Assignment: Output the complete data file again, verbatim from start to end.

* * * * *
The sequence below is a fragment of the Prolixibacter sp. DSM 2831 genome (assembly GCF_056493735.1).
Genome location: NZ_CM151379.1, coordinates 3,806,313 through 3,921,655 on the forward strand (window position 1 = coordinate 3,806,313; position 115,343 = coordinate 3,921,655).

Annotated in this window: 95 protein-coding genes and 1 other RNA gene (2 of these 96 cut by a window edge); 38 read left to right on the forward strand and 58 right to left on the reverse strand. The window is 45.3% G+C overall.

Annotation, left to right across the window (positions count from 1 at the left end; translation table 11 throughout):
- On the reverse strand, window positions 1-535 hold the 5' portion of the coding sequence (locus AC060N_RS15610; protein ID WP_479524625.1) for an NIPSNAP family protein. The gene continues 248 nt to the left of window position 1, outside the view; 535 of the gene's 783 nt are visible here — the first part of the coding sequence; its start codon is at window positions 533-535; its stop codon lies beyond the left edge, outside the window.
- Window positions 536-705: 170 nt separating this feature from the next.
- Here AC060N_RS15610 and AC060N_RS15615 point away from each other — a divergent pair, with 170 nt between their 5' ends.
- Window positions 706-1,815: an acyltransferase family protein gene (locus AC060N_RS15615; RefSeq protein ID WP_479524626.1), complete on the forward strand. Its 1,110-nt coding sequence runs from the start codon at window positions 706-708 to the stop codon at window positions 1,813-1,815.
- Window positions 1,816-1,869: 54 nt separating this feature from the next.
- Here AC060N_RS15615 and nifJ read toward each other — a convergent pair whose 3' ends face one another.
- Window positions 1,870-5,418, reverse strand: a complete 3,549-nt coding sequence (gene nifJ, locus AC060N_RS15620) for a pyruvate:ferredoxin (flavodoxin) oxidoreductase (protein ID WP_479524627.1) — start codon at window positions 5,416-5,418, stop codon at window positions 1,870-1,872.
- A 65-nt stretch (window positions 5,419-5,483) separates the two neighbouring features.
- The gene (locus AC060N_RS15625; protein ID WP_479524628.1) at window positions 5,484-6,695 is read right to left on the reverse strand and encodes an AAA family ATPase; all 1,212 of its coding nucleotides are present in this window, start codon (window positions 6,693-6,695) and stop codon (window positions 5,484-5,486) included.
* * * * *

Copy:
The sequence below is a fragment of the Prolixibacter sp. DSM 2831 genome (assembly GCF_056493735.1).
Genome location: NZ_CM151379.1, coordinates 3,806,313 through 3,921,655 on the forward strand (window position 1 = coordinate 3,806,313; position 115,343 = coordinate 3,921,655).

Annotated in this window: 95 protein-coding genes and 1 other RNA gene (2 of these 96 cut by a window edge); 38 read left to right on the forward strand and 58 right to left on the reverse strand. The window is 45.3% G+C overall.

Annotation, left to right across the window (positions count from 1 at the left end; translation table 11 throughout):
- On the reverse strand, window positions 1-535 hold the 5' portion of the coding sequence (locus AC060N_RS15610; protein ID WP_479524625.1) for an NIPSNAP family protein. The gene continues 248 nt to the left of window position 1, outside the view; 535 of the gene's 783 nt are visible here — the first part of the coding sequence; its start codon is at window positions 533-535; its stop codon lies beyond the left edge, outside the window.
- Window positions 536-705: 170 nt separating this feature from the next.
- Here AC060N_RS15610 and AC060N_RS15615 point away from each other — a divergent pair, with 170 nt between their 5' ends.
- Window positions 706-1,815: an acyltransferase family protein gene (locus AC060N_RS15615; RefSeq protein ID WP_479524626.1), complete on the forward strand. Its 1,110-nt coding sequence runs from the start codon at window positions 706-708 to the stop codon at window positions 1,813-1,815.
- Window positions 1,816-1,869: 54 nt separating this feature from the next.
- Here AC060N_RS15615 and nifJ read toward each other — a convergent pair whose 3' ends face one another.
- Window positions 1,870-5,418, reverse strand: a complete 3,549-nt coding sequence (gene nifJ, locus AC060N_RS15620) for a pyruvate:ferredoxin (flavodoxin) oxidoreductase (protein ID WP_479524627.1) — start codon at window positions 5,416-5,418, stop codon at window positions 1,870-1,872.
- A 65-nt stretch (window positions 5,419-5,483) separates the two neighbouring features.
- The gene (locus AC060N_RS15625; protein ID WP_479524628.1) at window positions 5,484-6,695 is read right to left on the reverse strand and encodes an AAA family ATPase; all 1,212 of its coding nucleotides are present in this window, start codon (window positions 6,693-6,695) and stop codon (window positions 5,484-5,486) included.